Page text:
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What Death with Dignity Means to You

January 31, 2019

Recently we asked supporters like you to share your personal connection to the death with dignity movement and what death with dignity means to you. We received a number of insightful, impassioned, and heartfelt responses. Through their experiences and connection to the cause varied greatly, everyone who shared their story emphasized the importance of personal choice, quality of life over quantity, and granting to all what should be a basic human right: the ability to determine the time and manner of one’s death.

Responses have been edited for length and clarity.


I became a death with dignity advocate after my experience with my late husband, John, being diagnosed with lung cancer at age 47 and his passing at age 48. He passed on December 10, 2017 after being diagnosed officially in May of that year. It was a time of complete sorrow but we did what we could for us and our two daughters with the time he had left.

We made the best of it, even with the toll on his body and our roller coaster of emotions and numerous hospital stays. I did my own research and had to rely on what I learned more so than of what was told to us for the stages of this disease. I do not feel my husband had a death with dignity. Quality over quantity is a way of thinking for me and I wish that my husband had a choice, knowing the outcome, to pass peacefully in his sleep at least a month before he died.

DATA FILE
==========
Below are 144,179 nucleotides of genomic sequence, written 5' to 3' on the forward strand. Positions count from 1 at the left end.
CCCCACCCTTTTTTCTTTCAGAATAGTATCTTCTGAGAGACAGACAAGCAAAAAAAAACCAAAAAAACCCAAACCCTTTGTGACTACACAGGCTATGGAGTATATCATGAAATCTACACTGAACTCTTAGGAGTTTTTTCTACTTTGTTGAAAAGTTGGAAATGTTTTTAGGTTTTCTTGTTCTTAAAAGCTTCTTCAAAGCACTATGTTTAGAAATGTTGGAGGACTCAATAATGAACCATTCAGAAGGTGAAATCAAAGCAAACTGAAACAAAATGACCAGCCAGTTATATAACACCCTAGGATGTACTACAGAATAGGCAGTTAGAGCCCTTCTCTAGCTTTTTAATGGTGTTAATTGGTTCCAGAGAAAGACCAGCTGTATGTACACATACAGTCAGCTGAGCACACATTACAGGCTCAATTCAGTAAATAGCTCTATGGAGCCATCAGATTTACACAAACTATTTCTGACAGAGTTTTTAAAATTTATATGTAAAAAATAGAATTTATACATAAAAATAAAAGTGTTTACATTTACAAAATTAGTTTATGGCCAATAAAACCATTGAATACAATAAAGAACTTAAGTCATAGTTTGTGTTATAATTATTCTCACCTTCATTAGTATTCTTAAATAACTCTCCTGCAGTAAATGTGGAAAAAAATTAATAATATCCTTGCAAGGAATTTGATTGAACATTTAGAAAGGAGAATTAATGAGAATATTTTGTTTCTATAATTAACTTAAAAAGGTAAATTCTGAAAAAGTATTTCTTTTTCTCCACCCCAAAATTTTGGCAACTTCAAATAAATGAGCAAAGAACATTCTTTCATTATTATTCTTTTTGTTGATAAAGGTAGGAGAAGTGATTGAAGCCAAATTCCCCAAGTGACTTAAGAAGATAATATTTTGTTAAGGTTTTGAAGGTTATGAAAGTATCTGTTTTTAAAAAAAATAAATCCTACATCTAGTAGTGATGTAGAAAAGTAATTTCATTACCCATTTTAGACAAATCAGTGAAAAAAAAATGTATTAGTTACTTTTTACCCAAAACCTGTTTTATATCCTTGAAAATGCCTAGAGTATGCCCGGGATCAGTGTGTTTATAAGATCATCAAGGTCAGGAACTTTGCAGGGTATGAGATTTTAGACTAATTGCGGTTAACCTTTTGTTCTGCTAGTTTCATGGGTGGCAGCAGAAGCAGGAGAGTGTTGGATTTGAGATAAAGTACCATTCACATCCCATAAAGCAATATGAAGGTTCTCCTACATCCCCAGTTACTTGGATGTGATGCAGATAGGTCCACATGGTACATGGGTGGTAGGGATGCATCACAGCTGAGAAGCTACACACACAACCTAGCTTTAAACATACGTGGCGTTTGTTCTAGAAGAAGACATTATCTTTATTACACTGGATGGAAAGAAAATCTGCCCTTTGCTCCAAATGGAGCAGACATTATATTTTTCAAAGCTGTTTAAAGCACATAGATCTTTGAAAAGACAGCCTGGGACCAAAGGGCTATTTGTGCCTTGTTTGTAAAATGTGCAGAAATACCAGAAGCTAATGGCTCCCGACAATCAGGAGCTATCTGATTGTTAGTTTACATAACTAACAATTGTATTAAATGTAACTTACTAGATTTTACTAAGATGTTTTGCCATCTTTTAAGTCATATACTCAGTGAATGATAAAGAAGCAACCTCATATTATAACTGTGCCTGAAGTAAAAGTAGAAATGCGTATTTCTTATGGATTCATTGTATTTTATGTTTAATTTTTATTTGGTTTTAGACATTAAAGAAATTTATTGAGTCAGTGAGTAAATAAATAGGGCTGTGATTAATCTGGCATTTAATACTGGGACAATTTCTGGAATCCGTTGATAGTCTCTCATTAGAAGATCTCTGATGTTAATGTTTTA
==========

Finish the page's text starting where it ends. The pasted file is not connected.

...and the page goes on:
I worked in home health care for almost 18 years. I saw the signs of unnecessary suffering. That is the key word, unnecessary. Not only does the loved one diagnosed suffer, the loved ones left behind also suffer more than they should. If I can help [a law] pass in Maine by telling our story, it is something I am willing to share.

I know that John would have liked the option and I certainly also know that I would. I promised our children that this needs to happen so they never have to go through that again and that others will not have to go through what they did. A peaceful death with dignity is something we should all have the right to choose.

Lynne Jordan, Maine

I am 63 years old. At this point in time, I am quite healthy. However, I know how quickly circumstances change. People close to me have had to endure a slow and painful death. I do not want to be one of those people. I joined Death with Dignity because I want to be proactive by knowing what my options are.

Betty Weber, North Dakota

My husband, Mark, was diagnosed on July 1, 2015 with pancreatic cancer. He wasn’t sure if he wanted to go through the fight of trying to beat cancer. With his family in mind he made the decision to try. He went through chemo, radiation, and surgery.

It looked like treatment worked. His three-month check up post-surgery was good, though he never felt “right” after surgery. A month later, the cancer returned and was more aggressive than ever. He lived only two weeks once the cancer came back.